Failed Gum Graft

Failed Gum Graft

Of the many different different types of dental surgical procedures, gum grafts have a higher chance of failure.  However, when done with an experienced and knowledgeable periodontist, you will have the highest chance of gum graft success.  When researching a periodontist, try to find somebody who has a lot of photographic examples of their personal before and after results.  In my experience, although this is a procedure most commonly done by a periodontist, not every periodontist is equal in attaining the desired surgical results.

 

How do I know if I have a failed gum graft?

Usually, you can tell you have a failed gum graft because you will have a large white patch of white tissue that has come off the tooth.  Sometimes it may even look like the gum graft is falling off.  The reason it is white is that the transplanted tissue has lost its vascularity (blood supply) and therefore the tissue has died.  If the tissue is hanging outside your tooth, you will need to go see your periodontist immediately so they can assess what the next stage may be.  Sometimes it may be best to allow the tissue to remain there to continue to let the gums heal in the surrounding area.  Other times, it may be essential to just remove the dying gum graft immediately and allow the surrounding gums to heal on its own.  

 

Why did my gum graft fail?

That’s a tough question to answer but there’s usually one of two main causes.  Either it was a surgical error or you did not do a good enough job following the post-surgical instructions.  This procedure is very technique sensitive and requires that your periodontist be highly skilled and experienced at doing this procedure.  However, it is also very important that you follow your post-surgical instructions very carefully.  This procedure involves a transplant of tissue and its imperative that you don’t move your gums by not being careful about how you brush and eat.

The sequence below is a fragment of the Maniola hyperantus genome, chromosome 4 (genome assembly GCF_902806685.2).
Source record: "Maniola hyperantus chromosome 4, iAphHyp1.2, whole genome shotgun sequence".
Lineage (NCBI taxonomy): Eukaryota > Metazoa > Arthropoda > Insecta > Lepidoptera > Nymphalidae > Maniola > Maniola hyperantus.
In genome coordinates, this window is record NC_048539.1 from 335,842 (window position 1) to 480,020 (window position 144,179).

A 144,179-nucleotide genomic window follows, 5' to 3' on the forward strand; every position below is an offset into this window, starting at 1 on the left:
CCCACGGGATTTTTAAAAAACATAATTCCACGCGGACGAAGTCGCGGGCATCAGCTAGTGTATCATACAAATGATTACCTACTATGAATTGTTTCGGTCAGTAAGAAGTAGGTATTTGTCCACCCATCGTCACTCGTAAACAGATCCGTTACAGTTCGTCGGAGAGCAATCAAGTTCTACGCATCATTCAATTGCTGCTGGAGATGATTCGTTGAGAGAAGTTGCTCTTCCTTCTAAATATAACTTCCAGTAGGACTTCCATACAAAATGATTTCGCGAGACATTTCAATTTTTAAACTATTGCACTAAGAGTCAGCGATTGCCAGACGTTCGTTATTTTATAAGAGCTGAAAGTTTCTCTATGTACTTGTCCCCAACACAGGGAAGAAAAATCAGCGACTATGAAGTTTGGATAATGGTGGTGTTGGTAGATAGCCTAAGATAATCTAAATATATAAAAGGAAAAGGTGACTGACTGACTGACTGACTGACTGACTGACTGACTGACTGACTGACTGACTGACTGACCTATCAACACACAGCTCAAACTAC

Gum graft infection

One last possibility on why your gum graft failed is that your gum graft became infected somehow.  One way to truly tell if you have an infection is that you will see pus coming from the graft site.  This will look like a thick yellow fluid that is leaking from the surgical site.  It is important to make sure to take antibiotics during the healing process to help prevent infection.  If you already have an infection and then try to take antibiotics afterward, it is unlikely that you will have a successful result.  

 

What should I do after a failed gum graft?  

You can always reattempt to have your gum graft redone.  You need to wait at least 3 months after your failed gum graft to make sure the tissues have properly healed and matured after your initial surgery.  An attempt to redo a gum graft too soon won’t allow you to have the most optimal response.  If you’ve had several failed gum grafts, it will be difficult to get the best result due to a buildup of excessive scar tissue.  Make sure you seek a second opinion on whether a reattempt would be in your best interest.  Another important factor to consider is if you’ve had several failed gum graft attempts with human donor tissue such as alloderm, it might be best to reattempt the procedure with your own tissue because it tends to give more predictable results due to the fact that it’s your own tissue.

 

In Summary

  1. Gum grafting is very technique sensitive.  Make sure you find a highly skilled periodontist to do your gum graft
  2. Make sure you follow your post-surgical instructions VERY CAREFULLY!
  3. You will know if you have failed gum graft because the graft will be very white.  Immediately see your periodontist see what the next step is.